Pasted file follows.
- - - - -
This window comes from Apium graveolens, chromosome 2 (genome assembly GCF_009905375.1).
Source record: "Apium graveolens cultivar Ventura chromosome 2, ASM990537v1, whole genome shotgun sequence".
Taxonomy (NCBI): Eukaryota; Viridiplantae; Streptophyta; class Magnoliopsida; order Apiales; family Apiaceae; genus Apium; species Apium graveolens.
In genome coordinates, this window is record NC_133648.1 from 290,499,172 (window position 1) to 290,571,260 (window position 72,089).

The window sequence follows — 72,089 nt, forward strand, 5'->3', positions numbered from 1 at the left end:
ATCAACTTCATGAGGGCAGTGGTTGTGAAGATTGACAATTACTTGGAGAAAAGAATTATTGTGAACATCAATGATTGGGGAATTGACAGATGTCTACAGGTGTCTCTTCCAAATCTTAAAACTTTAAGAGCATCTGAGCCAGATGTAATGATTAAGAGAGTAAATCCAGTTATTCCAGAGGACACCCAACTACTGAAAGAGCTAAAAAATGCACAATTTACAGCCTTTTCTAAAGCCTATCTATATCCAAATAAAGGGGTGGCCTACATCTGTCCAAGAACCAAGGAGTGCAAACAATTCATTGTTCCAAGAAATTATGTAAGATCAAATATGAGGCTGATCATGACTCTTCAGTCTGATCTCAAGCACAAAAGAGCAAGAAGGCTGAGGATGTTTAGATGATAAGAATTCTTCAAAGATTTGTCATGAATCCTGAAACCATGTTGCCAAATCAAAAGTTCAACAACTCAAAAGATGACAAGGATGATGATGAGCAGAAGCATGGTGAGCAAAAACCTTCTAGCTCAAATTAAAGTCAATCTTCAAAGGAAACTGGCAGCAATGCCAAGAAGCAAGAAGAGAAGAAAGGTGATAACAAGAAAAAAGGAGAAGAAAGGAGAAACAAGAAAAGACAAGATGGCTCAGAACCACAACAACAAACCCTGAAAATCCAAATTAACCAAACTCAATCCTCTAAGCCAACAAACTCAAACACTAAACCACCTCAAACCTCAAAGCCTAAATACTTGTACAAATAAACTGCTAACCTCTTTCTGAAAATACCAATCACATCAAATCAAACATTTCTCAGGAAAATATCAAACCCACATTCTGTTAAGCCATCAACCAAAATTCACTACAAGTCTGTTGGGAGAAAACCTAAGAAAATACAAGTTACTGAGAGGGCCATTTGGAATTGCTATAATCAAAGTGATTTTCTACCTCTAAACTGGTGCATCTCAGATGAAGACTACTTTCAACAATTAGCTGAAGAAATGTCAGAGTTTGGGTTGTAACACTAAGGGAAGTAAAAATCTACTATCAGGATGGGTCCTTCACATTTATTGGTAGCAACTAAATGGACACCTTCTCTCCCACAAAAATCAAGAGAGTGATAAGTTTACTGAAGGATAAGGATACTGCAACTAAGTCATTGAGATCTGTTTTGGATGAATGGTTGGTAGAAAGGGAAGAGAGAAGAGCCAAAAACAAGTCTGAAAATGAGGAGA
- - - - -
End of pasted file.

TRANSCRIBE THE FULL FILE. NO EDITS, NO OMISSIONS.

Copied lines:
This window comes from Apium graveolens, chromosome 2 (genome assembly GCF_009905375.1).
Source record: "Apium graveolens cultivar Ventura chromosome 2, ASM990537v1, whole genome shotgun sequence".
Taxonomy (NCBI): Eukaryota; Viridiplantae; Streptophyta; class Magnoliopsida; order Apiales; family Apiaceae; genus Apium; species Apium graveolens.
In genome coordinates, this window is record NC_133648.1 from 290,499,172 (window position 1) to 290,571,260 (window position 72,089).

The window sequence follows — 72,089 nt, forward strand, 5'->3', positions numbered from 1 at the left end:
ATCAACTTCATGAGGGCAGTGGTTGTGAAGATTGACAATTACTTGGAGAAAAGAATTATTGTGAACATCAATGATTGGGGAATTGACAGATGTCTACAGGTGTCTCTTCCAAATCTTAAAACTTTAAGAGCATCTGAGCCAGATGTAATGATTAAGAGAGTAAATCCAGTTATTCCAGAGGACACCCAACTACTGAAAGAGCTAAAAAATGCACAATTTACAGCCTTTTCTAAAGCCTATCTATATCCAAATAAAGGGGTGGCCTACATCTGTCCAAGAACCAAGGAGTGCAAACAATTCATTGTTCCAAGAAATTATGTAAGATCAAATATGAGGCTGATCATGACTCTTCAGTCTGATCTCAAGCACAAAAGAGCAAGAAGGCTGAGGATGTTTAGATGATAAGAATTCTTCAAAGATTTGTCATGAATCCTGAAACCATGTTGCCAAATCAAAAGTTCAACAACTCAAAAGATGACAAGGATGATGATGAGCAGAAGCATGGTGAGCAAAAACCTTCTAGCTCAAATTAAAGTCAATCTTCAAAGGAAACTGGCAGCAATGCCAAGAAGCAAGAAGAGAAGAAAGGTGATAACAAGAAAAAAGGAGAAGAAAGGAGAAACAAGAAAAGACAAGATGGCTCAGAACCACAACAACAAACCCTGAAAATCCAAATTAACCAAACTCAATCCTCTAAGCCAACAAACTCAAACACTAAACCACCTCAAACCTCAAAGCCTAAATACTTGTACAAATAAACTGCTAACCTCTTTCTGAAAATACCAATCACATCAAATCAAACATTTCTCAGGAAAATATCAAACCCACATTCTGTTAAGCCATCAACCAAAATTCACTACAAGTCTGTTGGGAGAAAACCTAAGAAAATACAAGTTACTGAGAGGGCCATTTGGAATTGCTATAATCAAAGTGATTTTCTACCTCTAAACTGGTGCATCTCAGATGAAGACTACTTTCAACAATTAGCTGAAGAAATGTCAGAGTTTGGGTTGTAACACTAAGGGAAGTAAAAATCTACTATCAGGATGGGTCCTTCACATTTATTGGTAGCAACTAAATGGACACCTTCTCTCCCACAAAAATCAAGAGAGTGATAAGTTTACTGAAGGATAAGGATACTGCAACTAAGTCATTGAGATCTGTTTTGGATGAATGGTTGGTAGAAAGGGAAGAGAGAAGAGCCAAAAACAAGTCTGAAAATGAGGAGA